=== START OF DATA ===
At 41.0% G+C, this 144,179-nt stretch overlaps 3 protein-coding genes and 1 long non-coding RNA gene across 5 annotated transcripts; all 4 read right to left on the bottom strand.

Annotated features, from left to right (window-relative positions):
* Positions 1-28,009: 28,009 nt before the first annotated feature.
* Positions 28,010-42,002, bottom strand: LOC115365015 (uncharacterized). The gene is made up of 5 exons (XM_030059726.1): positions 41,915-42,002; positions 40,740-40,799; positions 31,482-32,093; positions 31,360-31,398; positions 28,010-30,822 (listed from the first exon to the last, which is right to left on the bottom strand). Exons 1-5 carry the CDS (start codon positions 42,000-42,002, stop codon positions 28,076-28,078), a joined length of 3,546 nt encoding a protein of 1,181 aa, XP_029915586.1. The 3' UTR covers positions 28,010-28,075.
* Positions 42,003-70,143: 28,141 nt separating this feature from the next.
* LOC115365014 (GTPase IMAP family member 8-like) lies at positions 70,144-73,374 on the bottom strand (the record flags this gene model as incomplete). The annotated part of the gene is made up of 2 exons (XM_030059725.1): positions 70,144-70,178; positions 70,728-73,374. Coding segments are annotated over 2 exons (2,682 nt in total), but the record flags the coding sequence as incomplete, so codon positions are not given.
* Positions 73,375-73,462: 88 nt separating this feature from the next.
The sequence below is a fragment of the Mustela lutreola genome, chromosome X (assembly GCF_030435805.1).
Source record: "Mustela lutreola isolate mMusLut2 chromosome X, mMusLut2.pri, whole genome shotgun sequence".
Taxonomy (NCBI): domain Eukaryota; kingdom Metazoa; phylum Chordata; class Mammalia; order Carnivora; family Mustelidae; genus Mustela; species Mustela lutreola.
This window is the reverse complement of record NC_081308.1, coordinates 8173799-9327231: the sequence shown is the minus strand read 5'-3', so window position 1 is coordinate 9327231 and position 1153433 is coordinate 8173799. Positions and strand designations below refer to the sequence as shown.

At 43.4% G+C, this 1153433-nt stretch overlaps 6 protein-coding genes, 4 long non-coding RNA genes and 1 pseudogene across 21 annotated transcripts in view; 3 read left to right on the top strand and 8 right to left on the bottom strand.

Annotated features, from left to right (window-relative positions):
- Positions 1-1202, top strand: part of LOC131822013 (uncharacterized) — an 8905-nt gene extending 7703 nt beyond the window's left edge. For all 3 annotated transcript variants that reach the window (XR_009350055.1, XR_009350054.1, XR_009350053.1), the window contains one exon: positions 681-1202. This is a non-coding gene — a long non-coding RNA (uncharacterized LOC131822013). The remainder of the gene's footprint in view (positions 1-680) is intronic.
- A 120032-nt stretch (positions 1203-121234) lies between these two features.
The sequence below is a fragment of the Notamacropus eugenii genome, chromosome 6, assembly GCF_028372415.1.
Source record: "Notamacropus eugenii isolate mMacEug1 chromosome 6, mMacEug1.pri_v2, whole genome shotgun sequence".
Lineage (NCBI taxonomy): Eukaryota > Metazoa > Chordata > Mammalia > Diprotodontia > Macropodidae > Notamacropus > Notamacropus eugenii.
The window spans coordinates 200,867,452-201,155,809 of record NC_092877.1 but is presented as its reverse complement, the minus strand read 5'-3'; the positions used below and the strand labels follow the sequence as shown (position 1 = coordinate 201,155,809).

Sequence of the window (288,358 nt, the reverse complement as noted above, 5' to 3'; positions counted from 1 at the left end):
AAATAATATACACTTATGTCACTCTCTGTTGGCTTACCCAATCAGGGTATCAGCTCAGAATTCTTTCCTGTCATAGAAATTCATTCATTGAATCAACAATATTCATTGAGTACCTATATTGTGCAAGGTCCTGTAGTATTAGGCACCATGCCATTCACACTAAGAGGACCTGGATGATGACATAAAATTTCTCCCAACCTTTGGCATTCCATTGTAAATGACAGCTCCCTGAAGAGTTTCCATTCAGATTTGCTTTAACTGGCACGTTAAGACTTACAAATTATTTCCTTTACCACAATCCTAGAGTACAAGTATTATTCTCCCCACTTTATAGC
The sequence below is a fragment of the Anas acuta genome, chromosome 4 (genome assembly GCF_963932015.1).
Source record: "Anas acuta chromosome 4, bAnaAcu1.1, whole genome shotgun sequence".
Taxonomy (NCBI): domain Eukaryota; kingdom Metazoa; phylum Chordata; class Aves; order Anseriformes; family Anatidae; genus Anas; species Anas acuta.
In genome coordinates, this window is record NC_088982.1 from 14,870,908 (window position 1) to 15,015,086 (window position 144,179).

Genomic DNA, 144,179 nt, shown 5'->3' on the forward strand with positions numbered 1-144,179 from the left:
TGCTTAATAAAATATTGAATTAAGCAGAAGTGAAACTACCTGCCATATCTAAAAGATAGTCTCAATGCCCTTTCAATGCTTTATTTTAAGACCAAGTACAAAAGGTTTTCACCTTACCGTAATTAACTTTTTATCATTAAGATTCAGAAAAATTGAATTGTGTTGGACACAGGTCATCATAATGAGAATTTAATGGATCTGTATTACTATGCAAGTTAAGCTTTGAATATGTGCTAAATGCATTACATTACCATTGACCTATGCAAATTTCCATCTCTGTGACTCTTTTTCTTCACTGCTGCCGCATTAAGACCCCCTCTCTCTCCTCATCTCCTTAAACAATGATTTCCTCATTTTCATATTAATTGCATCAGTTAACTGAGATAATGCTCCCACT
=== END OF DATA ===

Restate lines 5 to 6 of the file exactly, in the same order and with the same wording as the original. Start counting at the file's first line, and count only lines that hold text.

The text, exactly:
* Positions 42,003-70,143: 28,141 nt separating this feature from the next.
* LOC115365014 (GTPase IMAP family member 8-like) lies at positions 70,144-73,374 on the bottom strand (the record flags this gene model as incomplete). The annotated part of the gene is made up of 2 exons (XM_030059725.1): positions 70,144-70,178; positions 70,728-73,374. Coding segments are annotated over 2 exons (2,682 nt in total), but the record flags the coding sequence as incomplete, so codon positions are not given.